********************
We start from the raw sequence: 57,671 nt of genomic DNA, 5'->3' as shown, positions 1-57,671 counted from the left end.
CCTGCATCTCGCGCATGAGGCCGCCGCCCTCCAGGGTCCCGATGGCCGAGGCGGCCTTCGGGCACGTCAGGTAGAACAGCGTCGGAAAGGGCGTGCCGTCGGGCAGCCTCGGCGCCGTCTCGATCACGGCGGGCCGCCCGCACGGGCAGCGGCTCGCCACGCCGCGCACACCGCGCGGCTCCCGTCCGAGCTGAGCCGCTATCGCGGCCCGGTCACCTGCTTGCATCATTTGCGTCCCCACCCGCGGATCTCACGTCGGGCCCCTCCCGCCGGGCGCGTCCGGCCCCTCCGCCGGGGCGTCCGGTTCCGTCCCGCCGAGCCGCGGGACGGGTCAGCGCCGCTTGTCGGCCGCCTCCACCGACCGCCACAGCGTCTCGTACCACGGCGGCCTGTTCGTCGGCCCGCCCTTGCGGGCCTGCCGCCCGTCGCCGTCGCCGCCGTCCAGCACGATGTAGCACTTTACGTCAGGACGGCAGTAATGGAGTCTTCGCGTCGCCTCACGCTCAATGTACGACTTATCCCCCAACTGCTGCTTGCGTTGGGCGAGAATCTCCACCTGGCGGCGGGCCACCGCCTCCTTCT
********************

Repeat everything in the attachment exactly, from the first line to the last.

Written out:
We start from the raw sequence: 57,671 nt of genomic DNA, 5'->3' as shown, positions 1-57,671 counted from the left end.
CCTGCATCTCGCGCATGAGGCCGCCGCCCTCCAGGGTCCCGATGGCCGAGGCGGCCTTCGGGCACGTCAGGTAGAACAGCGTCGGAAAGGGCGTGCCGTCGGGCAGCCTCGGCGCCGTCTCGATCACGGCGGGCCGCCCGCACGGGCAGCGGCTCGCCACGCCGCGCACACCGCGCGGCTCCCGTCCGAGCTGAGCCGCTATCGCGGCCCGGTCACCTGCTTGCATCATTTGCGTCCCCACCCGCGGATCTCACGTCGGGCCCCTCCCGCCGGGCGCGTCCGGCCCCTCCGCCGGGGCGTCCGGTTCCGTCCCGCCGAGCCGCGGGACGGGTCAGCGCCGCTTGTCGGCCGCCTCCACCGACCGCCACAGCGTCTCGTACCACGGCGGCCTGTTCGTCGGCCCGCCCTTGCGGGCCTGCCGCCCGTCGCCGTCGCCGCCGTCCAGCACGATGTAGCACTTTACGTCAGGACGGCAGTAATGGAGTCTTCGCGTCGCCTCACGCTCAATGTACGACTTATCCCCCAACTGCTGCTTGCGTTGGGCGAGAATCTCCACCTGGCGGCGGGCCACCGCCTCCTTCT